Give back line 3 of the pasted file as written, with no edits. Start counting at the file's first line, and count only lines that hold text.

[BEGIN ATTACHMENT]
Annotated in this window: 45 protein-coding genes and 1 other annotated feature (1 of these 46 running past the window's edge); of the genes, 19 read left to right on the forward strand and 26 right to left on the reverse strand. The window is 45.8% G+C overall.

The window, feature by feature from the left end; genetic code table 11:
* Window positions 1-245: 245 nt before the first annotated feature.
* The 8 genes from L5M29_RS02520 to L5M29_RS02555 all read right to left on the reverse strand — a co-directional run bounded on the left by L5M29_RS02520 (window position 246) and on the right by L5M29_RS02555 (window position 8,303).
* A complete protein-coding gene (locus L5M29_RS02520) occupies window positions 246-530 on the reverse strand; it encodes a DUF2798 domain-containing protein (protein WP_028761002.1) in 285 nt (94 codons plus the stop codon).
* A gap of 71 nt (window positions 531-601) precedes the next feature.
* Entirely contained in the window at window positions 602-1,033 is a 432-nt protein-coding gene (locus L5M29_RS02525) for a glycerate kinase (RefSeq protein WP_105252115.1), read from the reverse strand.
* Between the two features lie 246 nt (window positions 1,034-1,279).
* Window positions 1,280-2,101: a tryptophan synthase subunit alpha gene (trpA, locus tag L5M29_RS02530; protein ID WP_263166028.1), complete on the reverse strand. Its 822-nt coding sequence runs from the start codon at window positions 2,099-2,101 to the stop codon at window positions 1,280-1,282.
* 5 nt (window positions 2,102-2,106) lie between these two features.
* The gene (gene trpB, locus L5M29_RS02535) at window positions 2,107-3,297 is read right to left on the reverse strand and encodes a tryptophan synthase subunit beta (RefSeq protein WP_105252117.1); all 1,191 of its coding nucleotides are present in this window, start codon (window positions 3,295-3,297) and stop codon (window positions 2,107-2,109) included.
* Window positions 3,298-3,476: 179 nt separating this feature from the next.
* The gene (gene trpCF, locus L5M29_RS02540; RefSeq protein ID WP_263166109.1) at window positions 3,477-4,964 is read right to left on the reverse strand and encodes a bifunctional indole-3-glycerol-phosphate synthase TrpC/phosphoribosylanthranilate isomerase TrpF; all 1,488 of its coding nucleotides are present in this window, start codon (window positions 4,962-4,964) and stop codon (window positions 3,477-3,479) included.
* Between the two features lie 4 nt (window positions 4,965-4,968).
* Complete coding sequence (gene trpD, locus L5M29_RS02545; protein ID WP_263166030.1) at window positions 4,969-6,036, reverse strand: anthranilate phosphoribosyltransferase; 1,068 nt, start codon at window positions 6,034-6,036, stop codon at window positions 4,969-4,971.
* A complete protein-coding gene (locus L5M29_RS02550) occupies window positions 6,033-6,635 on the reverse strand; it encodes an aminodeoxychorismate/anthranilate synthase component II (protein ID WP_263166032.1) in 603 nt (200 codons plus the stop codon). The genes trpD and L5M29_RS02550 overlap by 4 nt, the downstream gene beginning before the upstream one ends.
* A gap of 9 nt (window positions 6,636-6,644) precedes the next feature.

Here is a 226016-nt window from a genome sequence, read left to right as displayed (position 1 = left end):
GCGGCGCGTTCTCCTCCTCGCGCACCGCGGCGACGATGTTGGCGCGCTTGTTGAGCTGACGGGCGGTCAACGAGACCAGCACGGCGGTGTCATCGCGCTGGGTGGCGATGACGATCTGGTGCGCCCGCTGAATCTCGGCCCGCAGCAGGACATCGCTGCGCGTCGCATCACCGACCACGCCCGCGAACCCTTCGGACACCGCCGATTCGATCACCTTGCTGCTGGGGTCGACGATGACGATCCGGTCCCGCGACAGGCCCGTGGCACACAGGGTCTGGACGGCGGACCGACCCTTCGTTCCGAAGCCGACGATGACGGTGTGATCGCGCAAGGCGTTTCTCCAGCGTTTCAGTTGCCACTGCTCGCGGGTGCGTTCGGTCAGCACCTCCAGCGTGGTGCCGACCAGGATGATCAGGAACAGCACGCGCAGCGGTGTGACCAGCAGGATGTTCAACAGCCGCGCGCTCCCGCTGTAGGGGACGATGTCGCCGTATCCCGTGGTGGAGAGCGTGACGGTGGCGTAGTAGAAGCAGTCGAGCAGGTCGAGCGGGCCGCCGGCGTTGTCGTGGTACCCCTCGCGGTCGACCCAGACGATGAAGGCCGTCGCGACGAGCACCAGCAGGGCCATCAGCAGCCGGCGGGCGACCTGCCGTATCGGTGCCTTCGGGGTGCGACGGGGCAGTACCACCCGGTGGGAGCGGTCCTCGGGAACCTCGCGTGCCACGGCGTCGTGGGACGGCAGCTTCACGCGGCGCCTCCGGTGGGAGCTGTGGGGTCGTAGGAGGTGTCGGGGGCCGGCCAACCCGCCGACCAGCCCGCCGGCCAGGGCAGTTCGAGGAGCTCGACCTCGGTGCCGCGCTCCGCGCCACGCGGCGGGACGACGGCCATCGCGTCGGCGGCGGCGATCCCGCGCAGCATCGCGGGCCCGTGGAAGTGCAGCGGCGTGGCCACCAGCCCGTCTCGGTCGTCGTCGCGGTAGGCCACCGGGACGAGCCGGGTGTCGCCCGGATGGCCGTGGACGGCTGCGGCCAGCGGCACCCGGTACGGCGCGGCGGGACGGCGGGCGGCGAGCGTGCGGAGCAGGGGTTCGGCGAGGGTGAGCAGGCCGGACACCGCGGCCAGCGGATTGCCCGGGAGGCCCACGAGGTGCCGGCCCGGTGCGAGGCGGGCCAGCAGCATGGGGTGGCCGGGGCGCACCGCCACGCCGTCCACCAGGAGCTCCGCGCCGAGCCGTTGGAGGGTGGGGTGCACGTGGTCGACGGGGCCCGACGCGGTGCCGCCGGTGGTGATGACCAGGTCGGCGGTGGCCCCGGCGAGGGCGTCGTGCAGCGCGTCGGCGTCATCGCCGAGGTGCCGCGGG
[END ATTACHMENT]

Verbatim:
* Window positions 1-245: 245 nt before the first annotated feature.